KANSAS CITY, Mo. – Organizations representing agriculture industry interests filed amicus briefs with the 4th US Circuit Court of Appeals urging the court to reverse a $50 million judgment in favor of residents who sued a neighboring pork producer because of the odors caused by his hog farm.
The North American Meat Institute (Meat Institute), along with the National Association of Manufacturers, the Grocery Manufacturers of America, the United States Chamber of Commerce, the National Turkey Federation and the National Chicken Council urged the court to overturn the award given to 10 plaintiffs in the case of McKiver v. Murphy Brown LLC.
In its brief, the groups argued that the purpose of punitive damages is to punish unlawful conduct. But the hog producer in lawsuit was operating in compliance with environmental regulations.
“That a court would allow punitive damages to be awarded against a company operating within its permit puts not only agricultural operations at risk, it puts any industry in North Carolina at risk for nuisance liability and punitive damages,” said Meat Institute President and CEO Julie Anna Potts.
In a separate filing, the American Farm Bureau Federation, North Carolina Farm Bureau, National Pork Producers Council and the North Carolina Pork Council, said the entire US livestock industry is threatened by the proceedings of McKiver v. Murphy Brown LLC.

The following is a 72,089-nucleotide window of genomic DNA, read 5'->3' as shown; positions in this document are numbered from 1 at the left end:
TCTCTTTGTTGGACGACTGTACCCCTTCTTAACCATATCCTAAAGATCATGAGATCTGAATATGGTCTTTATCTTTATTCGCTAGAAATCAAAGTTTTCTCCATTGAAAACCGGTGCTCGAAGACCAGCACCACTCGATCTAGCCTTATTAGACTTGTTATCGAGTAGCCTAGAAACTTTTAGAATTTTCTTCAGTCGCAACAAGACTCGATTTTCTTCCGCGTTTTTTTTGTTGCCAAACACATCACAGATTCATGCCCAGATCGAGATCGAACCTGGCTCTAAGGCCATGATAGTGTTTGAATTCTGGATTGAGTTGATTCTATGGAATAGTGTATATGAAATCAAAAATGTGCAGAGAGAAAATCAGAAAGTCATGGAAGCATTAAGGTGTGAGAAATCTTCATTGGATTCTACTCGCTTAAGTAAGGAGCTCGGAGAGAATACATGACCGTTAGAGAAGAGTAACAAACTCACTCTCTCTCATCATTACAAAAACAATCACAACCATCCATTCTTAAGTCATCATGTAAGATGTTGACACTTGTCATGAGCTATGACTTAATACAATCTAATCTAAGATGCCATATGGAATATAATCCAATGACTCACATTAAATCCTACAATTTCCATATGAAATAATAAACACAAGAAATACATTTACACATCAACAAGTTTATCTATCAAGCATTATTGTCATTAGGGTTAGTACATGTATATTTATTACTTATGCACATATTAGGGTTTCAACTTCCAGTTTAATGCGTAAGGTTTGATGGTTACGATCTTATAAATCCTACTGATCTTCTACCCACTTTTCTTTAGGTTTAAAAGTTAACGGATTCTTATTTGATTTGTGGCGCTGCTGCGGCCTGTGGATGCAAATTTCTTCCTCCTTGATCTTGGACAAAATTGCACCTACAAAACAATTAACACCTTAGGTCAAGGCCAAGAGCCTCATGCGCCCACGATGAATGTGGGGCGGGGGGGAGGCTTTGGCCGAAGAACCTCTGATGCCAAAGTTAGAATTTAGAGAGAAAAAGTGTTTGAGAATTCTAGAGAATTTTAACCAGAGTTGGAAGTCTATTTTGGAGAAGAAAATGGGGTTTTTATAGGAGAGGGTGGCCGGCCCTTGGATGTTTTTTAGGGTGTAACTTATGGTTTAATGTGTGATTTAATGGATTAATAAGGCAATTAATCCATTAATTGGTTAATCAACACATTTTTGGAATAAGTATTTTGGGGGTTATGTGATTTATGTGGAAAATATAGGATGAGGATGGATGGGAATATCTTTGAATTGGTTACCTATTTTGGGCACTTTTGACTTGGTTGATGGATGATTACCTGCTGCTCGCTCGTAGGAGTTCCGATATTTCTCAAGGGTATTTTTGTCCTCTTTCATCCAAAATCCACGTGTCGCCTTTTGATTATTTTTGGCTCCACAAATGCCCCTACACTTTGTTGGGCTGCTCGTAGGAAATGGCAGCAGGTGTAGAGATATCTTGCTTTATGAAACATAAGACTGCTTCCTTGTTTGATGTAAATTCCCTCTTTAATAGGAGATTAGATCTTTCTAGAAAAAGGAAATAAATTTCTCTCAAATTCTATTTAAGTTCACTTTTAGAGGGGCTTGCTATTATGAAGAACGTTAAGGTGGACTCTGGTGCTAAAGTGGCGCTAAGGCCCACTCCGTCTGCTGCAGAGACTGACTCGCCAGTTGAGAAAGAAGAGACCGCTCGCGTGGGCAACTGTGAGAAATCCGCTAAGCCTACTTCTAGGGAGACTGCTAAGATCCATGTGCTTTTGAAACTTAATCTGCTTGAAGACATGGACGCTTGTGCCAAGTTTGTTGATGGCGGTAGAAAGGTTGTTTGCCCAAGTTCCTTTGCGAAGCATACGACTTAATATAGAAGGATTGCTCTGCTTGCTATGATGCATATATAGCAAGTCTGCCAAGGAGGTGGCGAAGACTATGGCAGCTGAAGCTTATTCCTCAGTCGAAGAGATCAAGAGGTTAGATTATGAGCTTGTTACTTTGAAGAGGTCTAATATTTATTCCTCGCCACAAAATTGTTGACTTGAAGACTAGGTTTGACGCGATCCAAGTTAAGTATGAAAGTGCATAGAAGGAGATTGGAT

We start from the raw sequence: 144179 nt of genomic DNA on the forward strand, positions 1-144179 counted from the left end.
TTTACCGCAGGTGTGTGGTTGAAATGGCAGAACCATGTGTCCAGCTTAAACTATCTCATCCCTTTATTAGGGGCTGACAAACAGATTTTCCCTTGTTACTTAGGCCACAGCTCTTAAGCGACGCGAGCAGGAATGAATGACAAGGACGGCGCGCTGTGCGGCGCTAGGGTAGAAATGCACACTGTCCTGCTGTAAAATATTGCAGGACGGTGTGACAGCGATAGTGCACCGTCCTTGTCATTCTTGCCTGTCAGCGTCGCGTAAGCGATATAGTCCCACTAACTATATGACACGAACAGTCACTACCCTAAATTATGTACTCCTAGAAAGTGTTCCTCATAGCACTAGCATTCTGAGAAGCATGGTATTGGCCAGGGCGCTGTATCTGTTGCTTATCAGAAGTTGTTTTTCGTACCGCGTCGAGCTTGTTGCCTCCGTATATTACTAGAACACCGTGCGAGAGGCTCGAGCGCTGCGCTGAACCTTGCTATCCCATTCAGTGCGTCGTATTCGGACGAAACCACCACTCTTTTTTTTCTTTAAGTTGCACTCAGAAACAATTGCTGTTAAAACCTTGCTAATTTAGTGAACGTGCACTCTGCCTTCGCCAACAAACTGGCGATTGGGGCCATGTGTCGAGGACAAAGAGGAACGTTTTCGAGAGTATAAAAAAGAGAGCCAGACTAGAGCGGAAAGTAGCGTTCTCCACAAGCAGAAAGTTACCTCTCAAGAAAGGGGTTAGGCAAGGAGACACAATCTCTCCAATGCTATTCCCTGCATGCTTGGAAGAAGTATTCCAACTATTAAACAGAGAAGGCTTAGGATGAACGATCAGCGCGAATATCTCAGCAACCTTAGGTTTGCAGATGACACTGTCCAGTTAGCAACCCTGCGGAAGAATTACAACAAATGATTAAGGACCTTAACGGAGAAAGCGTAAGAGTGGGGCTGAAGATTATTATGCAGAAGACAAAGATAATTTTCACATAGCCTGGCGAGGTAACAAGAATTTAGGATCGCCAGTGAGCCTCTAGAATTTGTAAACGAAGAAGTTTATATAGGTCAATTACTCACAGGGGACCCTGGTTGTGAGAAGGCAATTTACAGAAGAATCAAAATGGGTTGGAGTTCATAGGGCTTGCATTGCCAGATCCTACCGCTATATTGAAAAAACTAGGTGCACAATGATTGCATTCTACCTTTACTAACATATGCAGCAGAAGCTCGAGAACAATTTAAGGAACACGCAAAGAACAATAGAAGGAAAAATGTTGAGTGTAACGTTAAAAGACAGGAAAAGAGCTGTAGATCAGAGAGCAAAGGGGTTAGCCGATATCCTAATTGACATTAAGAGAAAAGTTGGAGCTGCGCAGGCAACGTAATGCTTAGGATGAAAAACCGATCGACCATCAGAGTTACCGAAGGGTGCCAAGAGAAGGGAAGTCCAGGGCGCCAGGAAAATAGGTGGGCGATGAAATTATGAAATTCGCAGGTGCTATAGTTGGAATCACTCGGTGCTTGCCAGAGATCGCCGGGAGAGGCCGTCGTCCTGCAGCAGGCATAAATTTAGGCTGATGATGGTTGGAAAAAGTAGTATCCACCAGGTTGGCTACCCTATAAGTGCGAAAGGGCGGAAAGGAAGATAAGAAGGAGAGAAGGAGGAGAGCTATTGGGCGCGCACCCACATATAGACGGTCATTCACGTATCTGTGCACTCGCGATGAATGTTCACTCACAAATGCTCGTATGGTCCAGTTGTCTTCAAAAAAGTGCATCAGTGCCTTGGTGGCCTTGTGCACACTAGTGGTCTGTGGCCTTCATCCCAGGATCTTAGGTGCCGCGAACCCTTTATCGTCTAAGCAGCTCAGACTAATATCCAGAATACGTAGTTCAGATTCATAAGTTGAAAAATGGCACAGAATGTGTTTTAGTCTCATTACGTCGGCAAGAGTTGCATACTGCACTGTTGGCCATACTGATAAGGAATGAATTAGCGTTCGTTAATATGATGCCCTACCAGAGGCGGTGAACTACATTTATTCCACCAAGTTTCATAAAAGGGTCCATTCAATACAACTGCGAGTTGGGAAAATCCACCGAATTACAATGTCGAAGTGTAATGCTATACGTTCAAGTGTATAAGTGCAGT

“Amici are keenly interested in this case because massive damages awards based on normal farming activity that complies with applicable regulations pose an existential threat to the livelihoods of farmers and the food security of our nation,” court documents state. “And the structure of the suit— targeting a processor for activities of a contracted grower who operates the farm and manages its manure — raises questions about the viability of a commonplace and efficient commercial relationship.”
The groups also believed the lawsuit poses a threat to farmers and livestock producers beyond the pork industry and noted that environmental groups have publicly stated that similar legal tactics could be used against poultry producers.
Ultimately, the consumers end up losing.
“Enormous judgments against the producers of our food drive up costs and undermine one of our nation’s greatest strengths — its abundant supply of domestically-grown, affordable, and high-quality food, and the food security that comes with it.”
A jury for the McKiver v. Murphy Brown LLC awarded 10 plaintiffs more than $50 million in compensatory and punitive damages. A second trial produced an award of more than $25 million to two plaintiffs, and a third resulted in an award of more than $473 million to six plaintiffs. More than 20 lawsuits including more than 500 plaintiffs have yet to be heard, according to court documents.
“Even after reductions to comply with North Carolina limits on punitive damages, repeated verdicts of this measure are crippling; no business could withstand an ongoing assault of this kind,” the groups said in their amicus brief.